A report has just been released on the health impacts of a proposed 10% tax on sugary drinks in Ireland.

The working group who produced this report, commissioned by the Irish Minister for Health, had the expertise of Mike Rayner and his team from Oxford University who carried out modelling work on the financial tax implication for Ireland.

Conclusions based on evidence presented by the HIA process:

  • Obesity is multifaceted with many factors influencing the basic drivers of energy intake and energy expenditure including environment, socio-economic, psycho-social and genetic factors.
  • Sugar Sweetened Drinks (SSDs) are a source of energy intake with little or no other nutrient contribution to the diet.
  • Price increases tend to decrease demand by the degree to which this happens is variable because consumer behaviour and industry response to a tax is difficult to predict.
  • There is evidence linking Sugar Sweetened Drinks consumption with increases in energy intake.
  • The evidence linking Sugar Sweetened Drinks consumption with weight gain is suggestive but not conclusive.

The Working Group were broadly of the view that there was evidence to suggest that SSDs are associated with weight gain and that an SSD levy should not be seen as a revenue generating issue but rather a measure to change behaviour. They agreed that if this tax were implemented there would be a need for good monitoring and evaluation.

Read the entire report here


The Environmental Change Institute has launched a new policy briefing series: 'Insights for Policy'.

These four-page documents present the aspects of a particular piece of research relevant to policy makers in government, international organisations, business and charity sectors.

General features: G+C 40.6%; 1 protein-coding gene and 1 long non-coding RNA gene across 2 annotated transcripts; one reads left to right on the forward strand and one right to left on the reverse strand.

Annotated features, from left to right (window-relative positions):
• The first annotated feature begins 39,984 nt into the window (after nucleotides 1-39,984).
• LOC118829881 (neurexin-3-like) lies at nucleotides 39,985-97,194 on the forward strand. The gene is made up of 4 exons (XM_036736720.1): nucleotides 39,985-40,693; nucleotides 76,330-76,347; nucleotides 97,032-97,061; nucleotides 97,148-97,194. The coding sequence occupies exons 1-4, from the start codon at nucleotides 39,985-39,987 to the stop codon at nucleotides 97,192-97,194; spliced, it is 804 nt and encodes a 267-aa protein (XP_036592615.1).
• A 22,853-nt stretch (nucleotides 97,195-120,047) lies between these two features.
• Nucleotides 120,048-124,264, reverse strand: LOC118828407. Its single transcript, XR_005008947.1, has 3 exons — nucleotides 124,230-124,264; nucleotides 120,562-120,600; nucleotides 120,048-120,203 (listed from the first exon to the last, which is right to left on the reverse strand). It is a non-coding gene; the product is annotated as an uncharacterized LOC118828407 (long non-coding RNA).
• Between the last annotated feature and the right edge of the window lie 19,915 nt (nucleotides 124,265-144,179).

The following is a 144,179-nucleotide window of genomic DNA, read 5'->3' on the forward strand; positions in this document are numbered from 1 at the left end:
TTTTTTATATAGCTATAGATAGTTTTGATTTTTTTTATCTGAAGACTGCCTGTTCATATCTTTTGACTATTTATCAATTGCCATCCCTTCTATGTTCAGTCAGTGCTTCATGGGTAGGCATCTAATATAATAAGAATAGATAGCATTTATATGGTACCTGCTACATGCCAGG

The first in the series is about food and environments in East Africa. It looks at how different futures might affect food security and environmental change in the region.

This research comes out of the CGIAR Research Program on Climate Change, Agriculture, and Food Security (CCAFS).

Download the policy briefing here:
ECI Insights for Policy #1: Shared Action on Food and Environments in East Africa

Visit the Policy Briefing page on the ECI website here:
ECI Insights for Policy

Read more about CCAFS work on Scenarios:

Scenarios website

Scenarios blogs


What about food matters most to you?

The Oxford Food Governance Group wants to know!

Take our short (10-15 minute) survey and make your voice heard:

If you have any questions about this survey, please contact us at

Thank you!


Nutrient profiling and the regulation of marketing to children: Possibilities and pitfalls

Publication in the journal, Appetite, by Mike Rayner, Peter Scarborough and Asha Kaur, as part of a special issue on "Marketing to Children - Implications for Eating Behaviour and Obesity", with the UK Association for the Study of Obesity (ASO).#

To read the full article, please click here


The Thought for Food Challenge is an annual competition to catalyze university students from all fields of study to learn more about the complex challenges surrounding food security, and inspire them to channel their passions and creativity towards developing new ideas that make a difference.